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Studios Pull Out All the Stops to Pump Up Digital Movie Purchases in the Streaming Age

This used to be Hollywood’s favorite time of the year.

Studios would watch with dollar signs in their eyes as consumers snapped up VHS cassettes and discs by the handful during the holiday shopping period. But then shelves filled up and consumers began streaming or renting movies more cheaply instead.
Margins shrank and so did the festive mood.

Studios have been trying to get consumers back in the movie buying habit ever since. They have promoted new formats (Blu-ray, Ultra HD 4K) and digital locker services that have so far failed to take off, and piled on the extras as purchase enticements. To encourage higher-margin digital sales, they make those versions available for purchase first, sometimes with their own bonus features, followed by disc versions.

Still, streaming services have continued to grow in popularity and number as disc sales have deteriorated.

There have been some promising signs for studios — consumer spending on digital purchases increased 7.9% through the third quarter of this year, according to the Digital Entertainment Group trade organization. But spending on subscription streaming rose 21.6% to $5.5 billion during the same period, more than three times the $1.6 billion digital sales tally. Disc purchases, down 10% to $3.3 billion through the first nine months of the year, still accounted for twice the spending as the category studios refer to as EST, short for electronic sell-through.

Now, as the industry gathers for Variety’s annual Press Play: Home Entertainment and Digital Hall of Fame event in Beverly Hills, hopes rest on Movies Anywhere as a new sales stimulus. An outgrowth of Disney’s proprietary digital locker service, it launched Oct. 11 with the support of four rival studios: Sony, Universal, Fox and Warner Bros. Digital retailers iTunes, Amazon, Google Play and Vudu are also on board.

Under this cloud-based service, consumers can access purchases from participating digital retailers and create a digital library available for streaming or download across devices. They can also buy new digital movies through the app and redeem codes from DVD and Blu-ray purchases to access digital copies of them.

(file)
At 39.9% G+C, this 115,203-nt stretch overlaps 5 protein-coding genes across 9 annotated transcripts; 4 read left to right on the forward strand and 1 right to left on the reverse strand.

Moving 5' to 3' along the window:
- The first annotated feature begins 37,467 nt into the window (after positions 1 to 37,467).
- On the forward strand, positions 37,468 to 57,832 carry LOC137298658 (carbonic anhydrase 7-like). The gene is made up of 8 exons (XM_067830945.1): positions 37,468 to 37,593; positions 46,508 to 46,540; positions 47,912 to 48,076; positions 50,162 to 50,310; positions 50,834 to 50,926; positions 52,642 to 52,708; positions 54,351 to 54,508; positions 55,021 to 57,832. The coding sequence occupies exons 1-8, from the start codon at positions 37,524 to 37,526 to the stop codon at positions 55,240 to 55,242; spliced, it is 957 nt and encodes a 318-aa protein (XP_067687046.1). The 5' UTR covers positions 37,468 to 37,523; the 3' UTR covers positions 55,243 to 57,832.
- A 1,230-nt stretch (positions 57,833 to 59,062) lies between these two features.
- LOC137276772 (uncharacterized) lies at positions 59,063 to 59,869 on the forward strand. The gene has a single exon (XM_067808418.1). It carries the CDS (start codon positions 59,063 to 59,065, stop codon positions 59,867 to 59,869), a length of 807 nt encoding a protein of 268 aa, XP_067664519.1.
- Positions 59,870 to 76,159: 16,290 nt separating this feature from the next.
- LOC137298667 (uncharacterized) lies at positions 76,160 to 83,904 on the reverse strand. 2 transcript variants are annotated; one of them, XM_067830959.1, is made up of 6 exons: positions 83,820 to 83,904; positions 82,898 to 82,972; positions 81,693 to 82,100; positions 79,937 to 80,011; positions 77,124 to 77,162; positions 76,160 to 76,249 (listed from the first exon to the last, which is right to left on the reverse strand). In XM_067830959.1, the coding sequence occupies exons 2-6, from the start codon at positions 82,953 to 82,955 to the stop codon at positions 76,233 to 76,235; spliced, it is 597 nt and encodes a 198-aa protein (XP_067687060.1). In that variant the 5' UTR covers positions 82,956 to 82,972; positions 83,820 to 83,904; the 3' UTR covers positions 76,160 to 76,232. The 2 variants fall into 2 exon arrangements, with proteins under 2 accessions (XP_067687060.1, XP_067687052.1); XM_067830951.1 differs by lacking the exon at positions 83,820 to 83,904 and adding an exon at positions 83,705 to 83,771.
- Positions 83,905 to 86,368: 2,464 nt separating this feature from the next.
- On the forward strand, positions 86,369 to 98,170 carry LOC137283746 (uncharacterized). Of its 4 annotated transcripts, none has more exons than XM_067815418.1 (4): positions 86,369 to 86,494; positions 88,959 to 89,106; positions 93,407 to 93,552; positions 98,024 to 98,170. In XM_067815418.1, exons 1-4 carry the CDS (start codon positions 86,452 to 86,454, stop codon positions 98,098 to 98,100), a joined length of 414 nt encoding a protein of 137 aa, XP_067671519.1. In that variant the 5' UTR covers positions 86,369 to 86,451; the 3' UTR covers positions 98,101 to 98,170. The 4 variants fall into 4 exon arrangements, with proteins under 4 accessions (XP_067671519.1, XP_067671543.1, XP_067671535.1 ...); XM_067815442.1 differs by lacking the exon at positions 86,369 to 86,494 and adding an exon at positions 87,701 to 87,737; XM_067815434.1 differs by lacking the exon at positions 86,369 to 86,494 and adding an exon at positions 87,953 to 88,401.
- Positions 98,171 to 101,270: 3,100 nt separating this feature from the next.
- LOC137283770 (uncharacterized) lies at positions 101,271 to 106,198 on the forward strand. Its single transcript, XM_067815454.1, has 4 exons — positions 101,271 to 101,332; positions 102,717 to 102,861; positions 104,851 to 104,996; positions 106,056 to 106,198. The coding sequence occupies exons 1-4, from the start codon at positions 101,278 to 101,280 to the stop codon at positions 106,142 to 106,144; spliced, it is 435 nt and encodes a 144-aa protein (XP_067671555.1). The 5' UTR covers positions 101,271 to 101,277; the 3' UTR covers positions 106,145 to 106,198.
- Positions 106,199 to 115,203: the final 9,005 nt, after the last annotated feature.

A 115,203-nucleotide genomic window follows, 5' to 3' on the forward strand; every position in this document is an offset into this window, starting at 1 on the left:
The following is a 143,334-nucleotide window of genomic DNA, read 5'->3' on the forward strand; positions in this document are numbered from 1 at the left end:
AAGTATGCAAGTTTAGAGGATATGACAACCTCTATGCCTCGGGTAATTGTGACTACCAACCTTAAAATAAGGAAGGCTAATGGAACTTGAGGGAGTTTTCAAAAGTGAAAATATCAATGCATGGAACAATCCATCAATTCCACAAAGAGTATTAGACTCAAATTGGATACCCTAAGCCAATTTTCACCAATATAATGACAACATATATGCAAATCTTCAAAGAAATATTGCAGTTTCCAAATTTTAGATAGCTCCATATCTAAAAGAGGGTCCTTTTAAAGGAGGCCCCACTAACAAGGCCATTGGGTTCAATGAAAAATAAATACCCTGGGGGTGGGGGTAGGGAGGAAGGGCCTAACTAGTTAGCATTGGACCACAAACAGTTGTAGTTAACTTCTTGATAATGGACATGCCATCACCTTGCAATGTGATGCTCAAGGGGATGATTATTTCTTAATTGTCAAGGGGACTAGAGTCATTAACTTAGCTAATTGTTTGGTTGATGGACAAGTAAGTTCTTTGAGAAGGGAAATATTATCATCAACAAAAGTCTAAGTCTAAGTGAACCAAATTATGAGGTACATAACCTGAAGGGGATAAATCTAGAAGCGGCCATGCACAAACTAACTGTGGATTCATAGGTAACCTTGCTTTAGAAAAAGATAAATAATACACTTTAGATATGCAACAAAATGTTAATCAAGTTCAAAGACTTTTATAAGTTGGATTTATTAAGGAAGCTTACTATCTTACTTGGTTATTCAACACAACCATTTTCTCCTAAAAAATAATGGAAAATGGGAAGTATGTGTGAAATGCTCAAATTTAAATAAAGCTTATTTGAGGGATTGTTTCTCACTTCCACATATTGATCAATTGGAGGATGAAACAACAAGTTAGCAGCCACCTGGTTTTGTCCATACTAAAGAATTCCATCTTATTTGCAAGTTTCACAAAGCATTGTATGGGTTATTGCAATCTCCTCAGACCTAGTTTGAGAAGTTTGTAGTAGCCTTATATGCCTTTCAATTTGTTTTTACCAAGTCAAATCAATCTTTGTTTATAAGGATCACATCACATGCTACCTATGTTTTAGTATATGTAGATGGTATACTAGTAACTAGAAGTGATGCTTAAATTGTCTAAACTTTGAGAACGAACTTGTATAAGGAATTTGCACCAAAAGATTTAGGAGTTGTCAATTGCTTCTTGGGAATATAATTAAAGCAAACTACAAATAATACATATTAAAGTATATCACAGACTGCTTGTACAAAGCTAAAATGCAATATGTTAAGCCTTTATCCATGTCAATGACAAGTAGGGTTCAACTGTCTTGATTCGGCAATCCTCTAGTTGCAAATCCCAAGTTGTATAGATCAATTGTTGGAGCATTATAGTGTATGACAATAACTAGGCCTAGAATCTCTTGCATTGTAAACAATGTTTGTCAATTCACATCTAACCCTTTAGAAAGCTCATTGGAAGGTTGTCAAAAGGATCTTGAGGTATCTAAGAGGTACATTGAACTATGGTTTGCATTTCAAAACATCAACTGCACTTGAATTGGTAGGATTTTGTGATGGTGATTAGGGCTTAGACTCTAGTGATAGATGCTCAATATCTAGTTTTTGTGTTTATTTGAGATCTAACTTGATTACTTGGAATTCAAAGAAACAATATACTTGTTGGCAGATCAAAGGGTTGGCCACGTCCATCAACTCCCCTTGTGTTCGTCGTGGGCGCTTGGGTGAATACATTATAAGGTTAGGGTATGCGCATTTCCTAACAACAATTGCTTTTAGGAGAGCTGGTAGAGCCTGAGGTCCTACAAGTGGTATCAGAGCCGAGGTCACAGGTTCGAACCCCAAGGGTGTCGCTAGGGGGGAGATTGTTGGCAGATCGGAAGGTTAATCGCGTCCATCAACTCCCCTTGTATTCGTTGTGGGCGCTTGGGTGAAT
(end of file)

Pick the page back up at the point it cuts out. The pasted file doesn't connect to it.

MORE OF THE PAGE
The service’s boosters point to the broad studio backing — Paramount and Lionsgate are notable exceptions — and ease of use as strong factors in its favor.

“Five major studios and four major retailers [to start] have come together to participate and enable content interoperability across platforms — that is significant,” says Michael Bonner, executive vice president, digital distribution, Universal Pictures Home Entertainment.

When rival service UltraViolet launched in 2011, it also had the support of five major studios at launch, but Disney, Apple, Google and Amazon weren’t on board. That limited its flexibility; the service has also been criticized for a lackluster user experience.

“Movies Anywhere is a lot easier to understand,” says Denis Cambruzzi, VP of Ampere Analysis, who is a marketing vet with three decades of experience in the industry. “It has removed some of the obstacles and objections to other locker services.”

Jim Wuthrich, Warner Home Entertainment president, the Americas and global strategy, acknowledges negative consumer feedback about digital lockers in the past. He says consumers found it confusing that they could not create a unified library in their lockers under UltraViolet.
That’s no longer a problem with the Movies Anywhere service.

Movies Anywhere allows consumers to bring all their purchases together into one virtual library, which “increases the utility of the collection and makes it easier to interact with it,” says Wuthrich, a Hall of Fame inductee this year. “The more studios, the more retailers that participate in the shared ecosystem, the more value it brings to the consumer.”

Disney home entertainment exec Chris Oldre says that Movies Anywhere’s accessibility has made the digital purchasing experience better than ever.

“Consumers no longer have to worry about where they bought their movies and [can] play back across multiple platforms and devices, offering an unprecedented ease of access,” says Oldre, exec VP, pay-television, digital, Canada and international distribution, for Disney/ABC home entertainment and television distribution. “We believe that by offering a great consumer experience, digital movie purchases will grow.”

DEG president Amy Jo Smith is similarly bullish about Movies Anywhere’s sales stimulus potential. She envisions consumers binge buying through the service and linked-up digital retailers.
“It will help the whole entertainment ecosystem if it is done really well,” she says.